In late June, the national educational advocacy organization ExcelinEd published a comprehensive early literacy guide for state policymakers. The guide, which was developed alongside members of the organization’s Early Literacy Network, outlines best practices and strategies that have been successful in other states’ efforts to improve reading outcomes. The timing couldn’t be better, as Ohio policymakers are mulling changes to our early literacy laws. And while there are plenty of worthwhile policy suggestions within the guide, here’s a look at three that Ohio leaders should pay special attention to.
1. Offer better support to teachers and administrators
Research is clear that, when it comes to students’ academic performance, teachers matter most among school-related factors. If Ohio wants to improve early literacy outcomes, every child needs access to an effective teacher—and to be effective, every teacher needs to be well-versed in the science of reading.
Ohio is already on the right track. State law requires educators who teach grades pre-K–9, as well as intervention specialists, to pass Ohio’s Foundations of Reading exam prior to receiving a teaching license. Ohio Administrative Code also requires the completion of a minimum of twelve semester hours of college coursework covering topics like phonics, phonemic awareness, reading instruction, assessment, and remediation. Ohio’s efforts to align teacher preparation programs with the science of reading are even highlighted by ExcelinEd as a model for other states.
But pre-service training isn’t the only training that matters. Classroom teachers need ongoing and personalized support that won’t break the bank, and ExcelinEd’s literacy guide spotlights two states that Ohio could use as models. First is the Cornhusker State. During the 2020–21 school year, the Nebraska Department of Education partnered with TNTP to virtually host a professional development series for teachers that focused on the science of reading. The four-part series offered professional learning sessions on phonological awareness and phonics, knowledge and vocabulary, comprehension and fluency, and data analysis, as well as corresponding community of practice sessions that provided a more in-depth look at implementation. Professional learning sessions were recorded and made available to teachers who were unable to attend.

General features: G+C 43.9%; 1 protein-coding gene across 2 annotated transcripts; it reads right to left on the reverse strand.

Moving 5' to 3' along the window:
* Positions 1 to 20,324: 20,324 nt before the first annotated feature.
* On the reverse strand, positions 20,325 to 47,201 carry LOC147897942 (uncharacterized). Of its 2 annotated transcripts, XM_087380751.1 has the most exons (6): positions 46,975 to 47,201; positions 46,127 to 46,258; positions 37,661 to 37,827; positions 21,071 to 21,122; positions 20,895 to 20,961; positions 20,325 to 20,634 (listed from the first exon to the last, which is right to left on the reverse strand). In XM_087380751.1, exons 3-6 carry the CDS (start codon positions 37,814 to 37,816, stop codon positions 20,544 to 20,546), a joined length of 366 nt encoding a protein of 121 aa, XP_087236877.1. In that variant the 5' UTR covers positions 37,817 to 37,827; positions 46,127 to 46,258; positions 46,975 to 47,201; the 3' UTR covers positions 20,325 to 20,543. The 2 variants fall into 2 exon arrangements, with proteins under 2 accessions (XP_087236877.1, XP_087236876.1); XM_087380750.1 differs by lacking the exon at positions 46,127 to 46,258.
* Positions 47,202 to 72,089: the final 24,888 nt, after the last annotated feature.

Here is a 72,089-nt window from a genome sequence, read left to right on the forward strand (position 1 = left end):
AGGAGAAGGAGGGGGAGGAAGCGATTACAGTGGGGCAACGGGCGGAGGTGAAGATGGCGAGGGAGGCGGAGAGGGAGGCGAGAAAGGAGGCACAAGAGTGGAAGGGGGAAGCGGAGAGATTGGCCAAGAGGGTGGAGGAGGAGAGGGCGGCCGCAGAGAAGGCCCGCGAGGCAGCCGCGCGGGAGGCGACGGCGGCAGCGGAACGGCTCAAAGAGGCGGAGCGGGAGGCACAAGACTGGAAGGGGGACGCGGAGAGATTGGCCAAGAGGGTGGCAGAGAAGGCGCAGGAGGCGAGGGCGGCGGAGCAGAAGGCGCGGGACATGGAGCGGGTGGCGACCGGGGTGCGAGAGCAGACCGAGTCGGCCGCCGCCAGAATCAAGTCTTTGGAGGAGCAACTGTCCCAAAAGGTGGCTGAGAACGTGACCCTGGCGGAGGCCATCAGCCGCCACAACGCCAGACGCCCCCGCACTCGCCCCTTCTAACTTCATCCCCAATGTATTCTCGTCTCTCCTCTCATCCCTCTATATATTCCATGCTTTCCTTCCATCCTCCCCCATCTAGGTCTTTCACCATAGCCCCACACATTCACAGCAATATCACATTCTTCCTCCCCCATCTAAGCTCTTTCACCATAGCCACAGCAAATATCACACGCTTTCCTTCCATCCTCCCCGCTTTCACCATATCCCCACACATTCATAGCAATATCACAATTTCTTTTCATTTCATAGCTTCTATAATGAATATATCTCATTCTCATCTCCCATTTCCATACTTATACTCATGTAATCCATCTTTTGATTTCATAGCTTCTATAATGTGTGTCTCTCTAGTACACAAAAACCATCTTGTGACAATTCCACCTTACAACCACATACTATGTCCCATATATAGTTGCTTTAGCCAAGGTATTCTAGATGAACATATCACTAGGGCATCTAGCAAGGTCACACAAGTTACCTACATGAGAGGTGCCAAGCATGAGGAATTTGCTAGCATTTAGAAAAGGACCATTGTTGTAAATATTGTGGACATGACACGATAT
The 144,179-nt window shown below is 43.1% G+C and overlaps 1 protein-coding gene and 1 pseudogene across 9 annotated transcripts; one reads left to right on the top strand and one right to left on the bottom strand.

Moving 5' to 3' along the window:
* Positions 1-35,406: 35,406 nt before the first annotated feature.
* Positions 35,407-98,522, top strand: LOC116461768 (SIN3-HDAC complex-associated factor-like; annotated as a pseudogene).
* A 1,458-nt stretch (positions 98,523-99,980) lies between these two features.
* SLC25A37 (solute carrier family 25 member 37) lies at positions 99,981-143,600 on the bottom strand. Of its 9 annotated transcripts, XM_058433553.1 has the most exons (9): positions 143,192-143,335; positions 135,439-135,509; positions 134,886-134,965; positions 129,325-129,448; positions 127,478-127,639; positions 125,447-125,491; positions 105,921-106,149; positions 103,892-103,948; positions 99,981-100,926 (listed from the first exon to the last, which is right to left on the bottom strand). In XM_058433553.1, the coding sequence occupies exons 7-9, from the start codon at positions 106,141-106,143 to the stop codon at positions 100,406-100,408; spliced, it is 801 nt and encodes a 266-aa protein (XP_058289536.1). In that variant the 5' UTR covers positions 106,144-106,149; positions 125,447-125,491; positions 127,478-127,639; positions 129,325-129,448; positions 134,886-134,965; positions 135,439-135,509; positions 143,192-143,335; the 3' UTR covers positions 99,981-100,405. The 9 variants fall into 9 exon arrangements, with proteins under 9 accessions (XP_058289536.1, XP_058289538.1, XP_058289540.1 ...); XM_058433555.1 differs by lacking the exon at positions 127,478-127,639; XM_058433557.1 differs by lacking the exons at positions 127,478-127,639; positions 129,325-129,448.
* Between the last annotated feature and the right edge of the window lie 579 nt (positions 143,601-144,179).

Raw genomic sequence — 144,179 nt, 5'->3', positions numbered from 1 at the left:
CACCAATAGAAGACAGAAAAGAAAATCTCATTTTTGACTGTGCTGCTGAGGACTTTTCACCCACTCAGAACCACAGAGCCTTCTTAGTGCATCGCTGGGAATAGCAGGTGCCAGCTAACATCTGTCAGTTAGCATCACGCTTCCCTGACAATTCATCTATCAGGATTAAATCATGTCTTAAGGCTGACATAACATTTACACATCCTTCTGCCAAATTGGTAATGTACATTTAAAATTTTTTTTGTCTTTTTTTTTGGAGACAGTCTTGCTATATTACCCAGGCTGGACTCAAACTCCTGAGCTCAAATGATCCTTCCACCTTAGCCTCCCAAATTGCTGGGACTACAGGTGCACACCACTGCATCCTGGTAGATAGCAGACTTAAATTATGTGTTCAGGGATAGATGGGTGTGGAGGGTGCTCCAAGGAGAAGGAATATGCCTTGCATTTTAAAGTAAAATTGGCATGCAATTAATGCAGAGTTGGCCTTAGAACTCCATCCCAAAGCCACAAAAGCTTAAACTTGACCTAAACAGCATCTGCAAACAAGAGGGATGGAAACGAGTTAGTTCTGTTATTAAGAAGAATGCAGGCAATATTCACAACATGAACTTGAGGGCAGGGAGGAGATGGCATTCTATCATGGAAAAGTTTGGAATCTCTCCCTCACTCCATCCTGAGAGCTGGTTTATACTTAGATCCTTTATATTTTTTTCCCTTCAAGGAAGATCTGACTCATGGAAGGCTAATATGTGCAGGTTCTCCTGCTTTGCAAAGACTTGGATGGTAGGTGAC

To be clear, Ohio does provide helpful online resources for teachers. The Ohio Department of Education (ODE) has a website , a “,” and a on the nuts and bolts of . But the state doesn’t appear to offer in-depth professional development opportunities that focus solely on the science of reading—or even early literacy in general—to current teachers. That should change. Ohio policymakers could take a page out of Nebraska’s book and partner with a reputable organization like TNTP to make it happen. Or they could charge the state’s fifty-one educational service centers with developing in-depth training sessions that are rooted in the science of reading and available to all elementary teachers free of charge. Either way, it’s critical for state leaders to ensure that current classroom teachers have access to free learning opportunities that will keep them up to date on the latest research and best practices and provide opportunities to collaborate with other educators.
The second spotlight state is Mississippi. ExcelinEd had its pick of policies to highlight from the Magnolia State, as it’s made substantial academic progress over the last decade, especially in early literacy. In fourth grade reading gains on, Mississippi second of all states from 2009 to 2019 and first from 2017 to 2019. State test scores have also steadily improved, a clear indicator that NAEP growth isn’t just a fluke. state superintendent Carey Wright to a “laser-like focus on literacy” that included increased professional development for elementary teachers and literacy coaching.
ExcelinEd opted to home in on Mississippi’s use of literacy coaches, perhaps because Florida—another state with solid early literacy outcomes—also uses them. In Mississippi, literacy coaches are provided each year to identified schools, with varying levels of support based on “data and sustainable achievement over time.” Ohio would be wise to invest in this kind of consistent, on-site support for educators. Like Mississippi, Ohio could sidestep a potential staffing shortage by limiting literacy coaching to certain schools—perhaps those that rank in the bottom 10 percent of the early literacy component on state report cards. Coaches in these schools could work closely with teachers to facilitate training that’s based on the science of reading, model evidence-based instructional strategies and data-driven best practices, and observe lessons to provide immediate feedback.